The Christmas season has arrived in Jamaica, and the weather is mild and calm. Nights are a little cooler, and poinsettias are blooming. ‘Tis the season of goodwill.
But the busy bees of Kingston haven’t had time to appreciate all of this yet. They are rushing up and down like crazy on what might be the last working day before Christmas, for some. Traffic jams build up in the city, reaching a peak at around 4 in the afternoon, and never letting up until late. People are spending more money than they actually have in their pockets or their bank accounts. Credit cards are taking a bashing. Special, high Christmas prices are in force.
With their newly extended “closing times,” sound systems and party organizers are roaring away until 2:00 a.m., and 4:00 a.m. on weekdays. There are complaints that they are going beyond these already excessive hours. Last night, our dogs were terrified by fireworks, and these will no doubt punctuate night time activities.
Let’s look back at the “good old days” of Jamaican Christmas tradition, for a moment ( I am sure those days were quite noisy, too). My husband grew up in downtown Kingston. He remembers “Christmas Market” or “Gran’ Market” on Christmas Eve. He remembers walking down King Street (pedestrianized) to Victoria Pier “dressed up to the nines.” Well, Jamaicans don’t need any excuse to dress up, at any season of the year; but Christmas back in the day was a major social event.
The market began early in the morning. Stalls sold seasonal items: Christmas hats, kites, and small toys; “fifi” – small pipes, the equivalent of today’s plastic vuvuzelas; horns, flutes, hand rattles that spun round, and whistles – anything that would make a noise; food such as fry dumplings, salt fish, bammy, fried sprats, and sorrel to drink. My husband also remembers small wind-up cars, possibly the only imported item for sale at Christmas Market. The rest was all locally made – hand-made, especially for the season.
There was always Jonkonnu, a tradition of masqueraders, which seems to have originated in the 18th century and was popular in many Jamaican towns. The tradition has had a checkered history: a motley crew of wild, almost surreal characters, prancing down the road accompanied by a fife and drum. It was considered too vulgar and aggressive in the post-Emancipation era and was even banned in 1841 by the Mayor of Kingston. Nowadays, we only see it on rare occasions, and when we do it might be something sponsored by the government or for the tourists.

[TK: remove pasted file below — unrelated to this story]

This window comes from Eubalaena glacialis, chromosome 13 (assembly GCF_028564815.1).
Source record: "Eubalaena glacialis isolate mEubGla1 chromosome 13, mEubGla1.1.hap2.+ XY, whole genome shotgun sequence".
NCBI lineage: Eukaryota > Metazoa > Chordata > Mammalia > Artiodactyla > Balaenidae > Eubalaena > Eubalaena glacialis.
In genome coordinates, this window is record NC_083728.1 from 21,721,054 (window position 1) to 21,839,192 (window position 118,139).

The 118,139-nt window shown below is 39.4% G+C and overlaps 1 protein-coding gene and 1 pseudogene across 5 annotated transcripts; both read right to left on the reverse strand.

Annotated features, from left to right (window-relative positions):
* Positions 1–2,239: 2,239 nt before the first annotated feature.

But on Sunday, December 22 there will, indeed, be Jonkonnu in downtown Kingston, when Kingston Creative stages a series of events highlighting performing and visual arts, crafts, foods, story-telling, poetry, light shows, and more. The Jamaica Photography Society will open an exhibition, and from 11:00 a.m. to 12:30 p.m. there will be a Historical Tour and Performance at the Holy Trinity Cathedral on North Street. The day will officially start at 1:00 p.m. on the newly refurbished Water Lane, now enlivened with murals and colored paving. We hope that Mayor Delroy Williams will be out and about, and will not ban the Jonkonnu!
It’s not all about entertainment, however. If you have some last-minute Christmas presents to buy, why not browse around the stalls and pick up some good Jamaican craft?
If you are in (or near) Kingston – do join us. It will be not only a celebration, but a “deep dive” into what our city has to offer. There is so much there, you might never hit the bottom!
Kingston, our Creative City. And we’re not just talking about music.